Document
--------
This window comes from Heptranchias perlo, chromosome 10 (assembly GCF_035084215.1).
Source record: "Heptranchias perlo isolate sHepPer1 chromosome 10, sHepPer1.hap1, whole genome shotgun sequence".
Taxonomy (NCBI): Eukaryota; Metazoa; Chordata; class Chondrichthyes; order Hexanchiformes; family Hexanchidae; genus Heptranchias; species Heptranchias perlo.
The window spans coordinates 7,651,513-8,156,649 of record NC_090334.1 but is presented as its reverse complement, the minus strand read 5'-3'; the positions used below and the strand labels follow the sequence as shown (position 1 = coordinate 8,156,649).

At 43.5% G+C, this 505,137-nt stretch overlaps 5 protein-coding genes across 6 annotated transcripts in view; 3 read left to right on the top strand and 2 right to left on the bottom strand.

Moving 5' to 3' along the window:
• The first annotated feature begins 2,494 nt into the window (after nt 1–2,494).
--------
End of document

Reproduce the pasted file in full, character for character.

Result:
This window comes from Heptranchias perlo, chromosome 10 (assembly GCF_035084215.1).
Source record: "Heptranchias perlo isolate sHepPer1 chromosome 10, sHepPer1.hap1, whole genome shotgun sequence".
Taxonomy (NCBI): Eukaryota; Metazoa; Chordata; class Chondrichthyes; order Hexanchiformes; family Hexanchidae; genus Heptranchias; species Heptranchias perlo.
The window spans coordinates 7,651,513-8,156,649 of record NC_090334.1 but is presented as its reverse complement, the minus strand read 5'-3'; the positions used below and the strand labels follow the sequence as shown (position 1 = coordinate 8,156,649).

At 43.5% G+C, this 505,137-nt stretch overlaps 5 protein-coding genes across 6 annotated transcripts in view; 3 read left to right on the top strand and 2 right to left on the bottom strand.

Moving 5' to 3' along the window:
• The first annotated feature begins 2,494 nt into the window (after nt 1–2,494).